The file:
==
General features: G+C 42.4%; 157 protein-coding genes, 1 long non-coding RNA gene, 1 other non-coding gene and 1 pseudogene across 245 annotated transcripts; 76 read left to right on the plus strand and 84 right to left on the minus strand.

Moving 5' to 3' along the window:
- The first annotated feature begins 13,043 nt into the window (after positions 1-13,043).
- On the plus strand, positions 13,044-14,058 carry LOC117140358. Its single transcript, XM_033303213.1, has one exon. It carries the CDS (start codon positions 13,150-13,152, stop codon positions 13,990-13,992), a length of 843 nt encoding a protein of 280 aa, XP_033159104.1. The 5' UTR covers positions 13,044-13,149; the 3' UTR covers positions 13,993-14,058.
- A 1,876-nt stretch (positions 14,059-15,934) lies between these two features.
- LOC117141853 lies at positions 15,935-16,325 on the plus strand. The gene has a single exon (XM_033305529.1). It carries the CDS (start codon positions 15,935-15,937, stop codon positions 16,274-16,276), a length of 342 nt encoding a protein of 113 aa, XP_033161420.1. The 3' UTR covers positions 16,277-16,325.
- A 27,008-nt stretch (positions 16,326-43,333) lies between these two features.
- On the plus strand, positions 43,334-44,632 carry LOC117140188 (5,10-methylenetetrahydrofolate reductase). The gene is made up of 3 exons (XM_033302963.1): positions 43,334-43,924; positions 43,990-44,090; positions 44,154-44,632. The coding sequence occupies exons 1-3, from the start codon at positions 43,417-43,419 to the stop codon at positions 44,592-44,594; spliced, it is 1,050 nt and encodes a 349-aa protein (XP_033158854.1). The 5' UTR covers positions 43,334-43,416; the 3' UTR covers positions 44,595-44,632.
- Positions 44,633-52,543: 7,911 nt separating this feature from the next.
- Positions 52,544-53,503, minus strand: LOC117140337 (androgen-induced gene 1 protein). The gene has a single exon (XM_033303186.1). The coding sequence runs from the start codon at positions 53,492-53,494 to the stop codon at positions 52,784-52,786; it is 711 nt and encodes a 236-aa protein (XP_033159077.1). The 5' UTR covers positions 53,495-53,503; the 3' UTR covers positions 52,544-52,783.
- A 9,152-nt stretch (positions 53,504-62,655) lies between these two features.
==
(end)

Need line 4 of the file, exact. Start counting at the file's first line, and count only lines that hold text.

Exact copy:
- On the plus strand, positions 13,044-14,058 carry LOC117140358. Its single transcript, XM_033303213.1, has one exon. It carries the CDS (start codon positions 13,150-13,152, stop codon positions 13,990-13,992), a length of 843 nt encoding a protein of 280 aa, XP_033159104.1. The 5' UTR covers positions 13,044-13,149; the 3' UTR covers positions 13,993-14,058.